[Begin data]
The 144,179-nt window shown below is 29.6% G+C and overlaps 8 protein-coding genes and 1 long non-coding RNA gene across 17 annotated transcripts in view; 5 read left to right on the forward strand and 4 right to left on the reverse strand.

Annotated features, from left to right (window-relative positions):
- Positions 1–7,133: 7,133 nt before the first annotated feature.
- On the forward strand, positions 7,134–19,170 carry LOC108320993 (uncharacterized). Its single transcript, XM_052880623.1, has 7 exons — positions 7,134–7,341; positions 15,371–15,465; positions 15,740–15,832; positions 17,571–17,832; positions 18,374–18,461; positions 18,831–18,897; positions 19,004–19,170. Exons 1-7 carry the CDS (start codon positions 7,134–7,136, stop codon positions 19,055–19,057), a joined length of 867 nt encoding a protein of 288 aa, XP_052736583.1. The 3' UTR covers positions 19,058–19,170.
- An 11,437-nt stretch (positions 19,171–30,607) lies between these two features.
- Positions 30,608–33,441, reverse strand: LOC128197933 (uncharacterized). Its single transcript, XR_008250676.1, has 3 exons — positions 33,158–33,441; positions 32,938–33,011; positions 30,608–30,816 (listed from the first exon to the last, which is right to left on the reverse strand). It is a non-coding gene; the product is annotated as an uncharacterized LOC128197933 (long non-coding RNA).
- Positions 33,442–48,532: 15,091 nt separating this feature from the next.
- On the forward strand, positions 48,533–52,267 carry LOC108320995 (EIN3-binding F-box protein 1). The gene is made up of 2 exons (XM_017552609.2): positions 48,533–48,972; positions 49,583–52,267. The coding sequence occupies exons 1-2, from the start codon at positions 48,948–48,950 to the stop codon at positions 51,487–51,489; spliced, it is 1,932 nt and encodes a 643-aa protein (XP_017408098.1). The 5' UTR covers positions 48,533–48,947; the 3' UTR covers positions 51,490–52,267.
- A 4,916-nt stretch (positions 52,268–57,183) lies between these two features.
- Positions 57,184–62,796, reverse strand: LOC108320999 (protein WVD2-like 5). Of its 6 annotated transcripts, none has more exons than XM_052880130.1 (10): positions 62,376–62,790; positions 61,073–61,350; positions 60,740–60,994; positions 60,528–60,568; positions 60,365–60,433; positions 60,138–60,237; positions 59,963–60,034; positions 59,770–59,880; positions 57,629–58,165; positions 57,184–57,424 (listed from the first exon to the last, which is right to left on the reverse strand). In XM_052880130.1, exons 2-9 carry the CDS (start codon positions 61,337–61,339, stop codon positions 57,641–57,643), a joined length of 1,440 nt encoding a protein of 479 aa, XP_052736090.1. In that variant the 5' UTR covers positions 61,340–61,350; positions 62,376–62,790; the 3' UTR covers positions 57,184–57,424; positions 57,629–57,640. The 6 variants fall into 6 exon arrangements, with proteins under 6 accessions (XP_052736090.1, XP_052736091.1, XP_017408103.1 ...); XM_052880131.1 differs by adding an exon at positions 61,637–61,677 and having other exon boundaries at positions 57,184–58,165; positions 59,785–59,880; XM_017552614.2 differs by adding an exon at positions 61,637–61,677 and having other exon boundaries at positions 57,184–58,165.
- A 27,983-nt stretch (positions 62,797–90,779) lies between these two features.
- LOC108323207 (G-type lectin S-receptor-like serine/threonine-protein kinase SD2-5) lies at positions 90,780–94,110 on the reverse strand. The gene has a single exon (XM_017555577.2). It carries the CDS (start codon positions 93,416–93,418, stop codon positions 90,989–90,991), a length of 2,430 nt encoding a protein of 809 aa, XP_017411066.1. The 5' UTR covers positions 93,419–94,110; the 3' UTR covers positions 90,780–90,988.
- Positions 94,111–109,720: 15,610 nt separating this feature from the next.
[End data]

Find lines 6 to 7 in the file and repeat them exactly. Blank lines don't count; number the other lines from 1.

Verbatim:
- Positions 30,608–33,441, reverse strand: LOC128197933 (uncharacterized). Its single transcript, XR_008250676.1, has 3 exons — positions 33,158–33,441; positions 32,938–33,011; positions 30,608–30,816 (listed from the first exon to the last, which is right to left on the reverse strand). It is a non-coding gene; the product is annotated as an uncharacterized LOC128197933 (long non-coding RNA).
- Positions 33,442–48,532: 15,091 nt separating this feature from the next.